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Wi-Fi install on 3 floors, 3 rooms per floor

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steve_king_uk

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Hello
I'm just about to buy an historic B&B in Brixham, Devon UK. I want to give my guests free access to Wi-Fi. The building has 3 floors with 3 bedrooms on each floor. Does anyone have any tips for installing Wi-Fi? Many thanks, Steve
 

Don Draper

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Our building is 3 stories and mostly wood, so one router works fine for the whole house. Our friends have an older home that is all brick and they haven't found a solution yet that will broadcast to the entire house.
I believe there are "boosters" you can buy and install away from the main router that help propel the signal further from the source.
When we had our old PC's we used a Linksys router that did just fine, the install was a bit of a hassle but their phone support was good and we got everything working...it usually takes some working out between the router and your internet service provider.
Since changing to Mac, we have been using the Mac Time Capsule, which serves as both an external hard-drive and a wireless router, install was as simple as plugging our DSL into it and it was up and running.
 

JBloggs

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The tip would be to test it out after installation, even turning the thing makes a diff in one of our guest rooms. It is accessable all over our property (inside and out) and in all guest rooms. The only room that was slightly iffy when we tested it was DIRECTLY above the router. We moved it to the left and right and turned it and bonza it worked. We have two routers, one for guest wi fi and one for our wi fi.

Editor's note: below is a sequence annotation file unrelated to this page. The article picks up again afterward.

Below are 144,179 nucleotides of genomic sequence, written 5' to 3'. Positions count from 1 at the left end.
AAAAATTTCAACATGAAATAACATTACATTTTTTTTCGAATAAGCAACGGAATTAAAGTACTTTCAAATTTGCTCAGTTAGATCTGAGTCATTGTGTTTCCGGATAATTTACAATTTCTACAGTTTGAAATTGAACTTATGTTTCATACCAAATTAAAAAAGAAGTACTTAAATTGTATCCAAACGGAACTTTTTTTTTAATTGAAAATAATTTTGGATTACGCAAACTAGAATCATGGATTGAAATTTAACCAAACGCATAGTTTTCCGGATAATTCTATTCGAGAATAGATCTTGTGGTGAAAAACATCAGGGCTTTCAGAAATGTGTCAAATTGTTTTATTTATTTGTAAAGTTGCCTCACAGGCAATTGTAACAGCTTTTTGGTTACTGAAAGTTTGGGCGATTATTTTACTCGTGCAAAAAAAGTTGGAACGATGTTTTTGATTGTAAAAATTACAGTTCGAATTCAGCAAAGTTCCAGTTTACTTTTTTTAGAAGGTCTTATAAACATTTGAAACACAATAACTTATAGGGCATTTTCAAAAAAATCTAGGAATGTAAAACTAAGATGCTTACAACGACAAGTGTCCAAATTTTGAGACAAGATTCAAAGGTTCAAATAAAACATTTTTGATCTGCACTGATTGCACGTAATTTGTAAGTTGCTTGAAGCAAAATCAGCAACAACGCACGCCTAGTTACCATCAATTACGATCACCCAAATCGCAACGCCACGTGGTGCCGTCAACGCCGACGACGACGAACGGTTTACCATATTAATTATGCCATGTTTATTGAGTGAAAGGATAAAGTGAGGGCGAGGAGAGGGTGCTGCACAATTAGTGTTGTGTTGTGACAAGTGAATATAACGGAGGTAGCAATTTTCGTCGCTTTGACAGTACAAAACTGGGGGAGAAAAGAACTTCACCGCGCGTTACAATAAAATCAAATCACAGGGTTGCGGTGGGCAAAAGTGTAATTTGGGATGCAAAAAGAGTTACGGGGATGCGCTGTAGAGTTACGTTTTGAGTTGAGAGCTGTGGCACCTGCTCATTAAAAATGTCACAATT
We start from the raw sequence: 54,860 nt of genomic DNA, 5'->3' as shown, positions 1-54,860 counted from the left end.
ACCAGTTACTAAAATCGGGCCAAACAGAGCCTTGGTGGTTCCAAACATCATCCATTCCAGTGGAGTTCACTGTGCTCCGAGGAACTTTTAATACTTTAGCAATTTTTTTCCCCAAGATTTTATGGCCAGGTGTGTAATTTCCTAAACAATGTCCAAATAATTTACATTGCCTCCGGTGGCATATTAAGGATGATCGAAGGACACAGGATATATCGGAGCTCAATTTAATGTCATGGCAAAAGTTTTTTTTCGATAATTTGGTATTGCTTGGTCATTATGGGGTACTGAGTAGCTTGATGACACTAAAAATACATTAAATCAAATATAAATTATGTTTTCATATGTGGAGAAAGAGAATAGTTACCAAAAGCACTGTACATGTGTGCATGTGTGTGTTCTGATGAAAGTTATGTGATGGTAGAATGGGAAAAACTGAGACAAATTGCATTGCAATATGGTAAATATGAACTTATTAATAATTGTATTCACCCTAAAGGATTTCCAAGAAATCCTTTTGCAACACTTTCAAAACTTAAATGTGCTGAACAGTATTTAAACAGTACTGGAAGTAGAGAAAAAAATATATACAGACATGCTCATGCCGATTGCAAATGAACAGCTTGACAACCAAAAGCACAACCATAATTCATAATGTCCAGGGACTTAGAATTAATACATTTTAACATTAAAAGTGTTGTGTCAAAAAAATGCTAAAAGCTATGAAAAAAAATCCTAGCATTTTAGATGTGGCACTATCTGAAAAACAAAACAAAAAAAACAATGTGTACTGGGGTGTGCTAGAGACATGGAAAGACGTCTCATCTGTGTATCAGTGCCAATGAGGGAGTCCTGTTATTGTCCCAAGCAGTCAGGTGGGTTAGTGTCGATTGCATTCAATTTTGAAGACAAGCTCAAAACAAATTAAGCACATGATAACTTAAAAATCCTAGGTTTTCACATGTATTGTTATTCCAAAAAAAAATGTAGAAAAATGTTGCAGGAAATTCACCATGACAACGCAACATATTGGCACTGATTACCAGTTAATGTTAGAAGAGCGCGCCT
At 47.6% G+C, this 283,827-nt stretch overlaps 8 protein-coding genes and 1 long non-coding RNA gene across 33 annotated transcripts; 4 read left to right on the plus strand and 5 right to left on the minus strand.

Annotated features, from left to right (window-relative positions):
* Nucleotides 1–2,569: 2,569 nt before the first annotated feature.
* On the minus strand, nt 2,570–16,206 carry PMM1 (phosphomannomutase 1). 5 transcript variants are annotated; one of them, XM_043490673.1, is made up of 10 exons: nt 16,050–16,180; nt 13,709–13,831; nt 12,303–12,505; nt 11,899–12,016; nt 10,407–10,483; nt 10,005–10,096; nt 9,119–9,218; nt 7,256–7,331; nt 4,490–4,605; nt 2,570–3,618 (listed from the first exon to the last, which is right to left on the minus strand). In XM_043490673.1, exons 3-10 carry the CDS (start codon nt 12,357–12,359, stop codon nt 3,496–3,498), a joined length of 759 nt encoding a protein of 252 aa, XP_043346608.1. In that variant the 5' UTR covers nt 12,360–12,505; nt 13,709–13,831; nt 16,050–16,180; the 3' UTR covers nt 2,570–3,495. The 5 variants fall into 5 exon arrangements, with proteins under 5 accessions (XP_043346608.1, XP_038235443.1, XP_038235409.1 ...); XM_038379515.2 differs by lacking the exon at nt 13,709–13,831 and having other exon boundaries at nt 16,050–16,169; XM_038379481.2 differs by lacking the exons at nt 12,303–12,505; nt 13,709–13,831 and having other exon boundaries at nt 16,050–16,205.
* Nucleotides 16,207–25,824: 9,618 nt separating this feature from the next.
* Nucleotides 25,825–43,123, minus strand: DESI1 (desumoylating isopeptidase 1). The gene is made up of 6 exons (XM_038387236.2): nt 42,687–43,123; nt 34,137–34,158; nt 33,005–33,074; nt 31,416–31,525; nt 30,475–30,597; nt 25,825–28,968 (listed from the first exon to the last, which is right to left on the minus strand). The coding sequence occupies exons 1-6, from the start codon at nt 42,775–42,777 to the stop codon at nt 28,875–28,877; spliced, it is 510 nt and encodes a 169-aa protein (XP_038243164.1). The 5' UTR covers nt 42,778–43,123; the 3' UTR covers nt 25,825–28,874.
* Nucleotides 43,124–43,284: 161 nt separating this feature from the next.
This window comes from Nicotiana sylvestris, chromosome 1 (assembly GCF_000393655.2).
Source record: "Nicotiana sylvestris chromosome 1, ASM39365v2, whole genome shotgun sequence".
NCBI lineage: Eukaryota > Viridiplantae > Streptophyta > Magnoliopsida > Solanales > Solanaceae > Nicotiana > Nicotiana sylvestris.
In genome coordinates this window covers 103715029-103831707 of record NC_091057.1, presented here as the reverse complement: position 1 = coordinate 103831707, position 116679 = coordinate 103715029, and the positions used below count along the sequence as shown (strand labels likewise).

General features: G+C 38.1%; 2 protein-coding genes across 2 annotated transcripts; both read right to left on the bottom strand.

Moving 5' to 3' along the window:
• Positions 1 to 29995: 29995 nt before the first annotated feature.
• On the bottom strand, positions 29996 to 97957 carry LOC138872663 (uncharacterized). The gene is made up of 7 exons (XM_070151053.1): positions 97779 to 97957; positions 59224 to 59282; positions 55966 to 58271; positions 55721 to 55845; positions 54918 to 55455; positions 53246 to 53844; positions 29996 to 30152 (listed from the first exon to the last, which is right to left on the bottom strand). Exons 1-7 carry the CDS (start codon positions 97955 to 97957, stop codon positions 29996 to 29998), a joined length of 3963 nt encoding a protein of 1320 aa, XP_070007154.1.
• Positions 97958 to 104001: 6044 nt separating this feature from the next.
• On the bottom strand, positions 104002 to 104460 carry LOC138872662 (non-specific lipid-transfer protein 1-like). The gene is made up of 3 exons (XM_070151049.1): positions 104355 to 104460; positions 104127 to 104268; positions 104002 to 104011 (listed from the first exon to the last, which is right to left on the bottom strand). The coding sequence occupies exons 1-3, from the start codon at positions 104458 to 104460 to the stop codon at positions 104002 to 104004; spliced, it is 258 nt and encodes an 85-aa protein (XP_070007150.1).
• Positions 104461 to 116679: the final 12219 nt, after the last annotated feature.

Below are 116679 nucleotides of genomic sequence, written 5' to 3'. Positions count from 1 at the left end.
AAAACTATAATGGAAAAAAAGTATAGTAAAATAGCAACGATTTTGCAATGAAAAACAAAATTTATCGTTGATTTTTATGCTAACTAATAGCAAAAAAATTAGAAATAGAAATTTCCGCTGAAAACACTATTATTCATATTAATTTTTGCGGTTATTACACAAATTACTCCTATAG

steve_king_uk

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Thanks for the reply. As we have yet to move in I don't know if a single router will work. my previous experience of Wi-Fi suggests that it won't in this situation.
Our building has thick walls built from stone but I believe the floorboards are wood. I just wondered if anyone has experience of daisy-chaining the access points? I think they call them repeaters, or any other method, perhaps a booster arial mounded in the stair case? Thanks in advance.
 

Morticia

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Thanks for the reply. As we have yet to move in I don't know if a single router will work. my previous experience of Wi-Fi suggests that it won't in this situation.
Our building has thick walls built from stone but I believe the floorboards are wood. I just wondered if anyone has experience of daisy-chaining the access points? I think they call them repeaters, or any other method, perhaps a booster arial mounded in the stair case? Thanks in advance..
We have a repeater because our building is so long. The base unit is in the inn office and the repeater is about 30 feet away in the common room (same floor). We tested it with several different laptops and it works. The repeater is only going thru one outside wall, but not stone as you have.
That said, guests routinely use the signal from another building nearby because ours is password protected and they don't bother to mention they have a laptop or read the guest book with the password.
Every once in awhile we have to unplug the repeater and let it 'rest'.
 

steve_king_uk